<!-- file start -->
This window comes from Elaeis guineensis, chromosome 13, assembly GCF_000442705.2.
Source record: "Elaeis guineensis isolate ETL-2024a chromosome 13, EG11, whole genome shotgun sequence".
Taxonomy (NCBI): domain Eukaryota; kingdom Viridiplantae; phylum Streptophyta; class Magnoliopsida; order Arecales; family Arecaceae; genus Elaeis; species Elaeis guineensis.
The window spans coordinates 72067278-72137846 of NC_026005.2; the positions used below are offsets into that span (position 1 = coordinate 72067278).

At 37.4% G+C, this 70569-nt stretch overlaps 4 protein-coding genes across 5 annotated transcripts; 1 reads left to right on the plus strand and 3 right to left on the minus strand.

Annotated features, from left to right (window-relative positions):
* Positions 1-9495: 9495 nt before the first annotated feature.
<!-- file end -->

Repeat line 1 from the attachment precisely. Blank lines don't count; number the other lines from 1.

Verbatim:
This window comes from Elaeis guineensis, chromosome 13, assembly GCF_000442705.2.